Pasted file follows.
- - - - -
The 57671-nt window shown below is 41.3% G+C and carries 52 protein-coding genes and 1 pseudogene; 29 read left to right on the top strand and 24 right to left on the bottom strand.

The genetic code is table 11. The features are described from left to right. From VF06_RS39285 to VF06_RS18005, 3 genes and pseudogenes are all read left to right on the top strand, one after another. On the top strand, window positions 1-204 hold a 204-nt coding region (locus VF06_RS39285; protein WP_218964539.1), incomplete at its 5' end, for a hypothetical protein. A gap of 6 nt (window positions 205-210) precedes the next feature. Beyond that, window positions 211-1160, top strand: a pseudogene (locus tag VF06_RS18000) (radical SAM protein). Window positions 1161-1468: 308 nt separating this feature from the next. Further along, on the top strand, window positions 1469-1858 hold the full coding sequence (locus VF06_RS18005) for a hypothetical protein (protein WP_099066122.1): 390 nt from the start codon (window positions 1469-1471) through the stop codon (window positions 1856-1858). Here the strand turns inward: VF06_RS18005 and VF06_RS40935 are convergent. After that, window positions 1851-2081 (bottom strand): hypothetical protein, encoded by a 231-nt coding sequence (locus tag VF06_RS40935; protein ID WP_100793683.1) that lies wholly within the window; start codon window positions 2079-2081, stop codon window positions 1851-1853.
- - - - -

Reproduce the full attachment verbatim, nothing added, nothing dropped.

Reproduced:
The 57671-nt window shown below is 41.3% G+C and carries 52 protein-coding genes and 1 pseudogene; 29 read left to right on the top strand and 24 right to left on the bottom strand.

The genetic code is table 11. The features are described from left to right. From VF06_RS39285 to VF06_RS18005, 3 genes and pseudogenes are all read left to right on the top strand, one after another. On the top strand, window positions 1-204 hold a 204-nt coding region (locus VF06_RS39285; protein WP_218964539.1), incomplete at its 5' end, for a hypothetical protein. A gap of 6 nt (window positions 205-210) precedes the next feature. Beyond that, window positions 211-1160, top strand: a pseudogene (locus tag VF06_RS18000) (radical SAM protein). Window positions 1161-1468: 308 nt separating this feature from the next. Further along, on the top strand, window positions 1469-1858 hold the full coding sequence (locus VF06_RS18005) for a hypothetical protein (protein WP_099066122.1): 390 nt from the start codon (window positions 1469-1471) through the stop codon (window positions 1856-1858). Here the strand turns inward: VF06_RS18005 and VF06_RS40935 are convergent. After that, window positions 1851-2081 (bottom strand): hypothetical protein, encoded by a 231-nt coding sequence (locus tag VF06_RS40935; protein ID WP_100793683.1) that lies wholly within the window; start codon window positions 2079-2081, stop codon window positions 1851-1853.